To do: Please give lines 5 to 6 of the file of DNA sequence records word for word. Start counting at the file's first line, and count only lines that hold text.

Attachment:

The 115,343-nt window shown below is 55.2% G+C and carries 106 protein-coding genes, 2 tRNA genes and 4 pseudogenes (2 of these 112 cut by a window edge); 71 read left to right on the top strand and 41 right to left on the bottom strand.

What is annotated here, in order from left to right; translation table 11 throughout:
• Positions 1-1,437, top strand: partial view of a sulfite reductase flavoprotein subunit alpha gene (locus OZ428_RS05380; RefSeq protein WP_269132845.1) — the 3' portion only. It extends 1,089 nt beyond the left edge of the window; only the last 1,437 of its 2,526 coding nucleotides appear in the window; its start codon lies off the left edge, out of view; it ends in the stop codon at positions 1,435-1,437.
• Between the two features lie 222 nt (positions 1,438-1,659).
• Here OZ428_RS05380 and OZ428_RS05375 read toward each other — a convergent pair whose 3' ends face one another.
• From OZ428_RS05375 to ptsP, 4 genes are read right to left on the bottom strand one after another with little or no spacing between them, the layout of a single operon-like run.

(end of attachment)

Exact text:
• Here OZ428_RS05380 and OZ428_RS05375 read toward each other — a convergent pair whose 3' ends face one another.
• From OZ428_RS05375 to ptsP, 4 genes are read right to left on the bottom strand one after another with little or no spacing between them, the layout of a single operon-like run.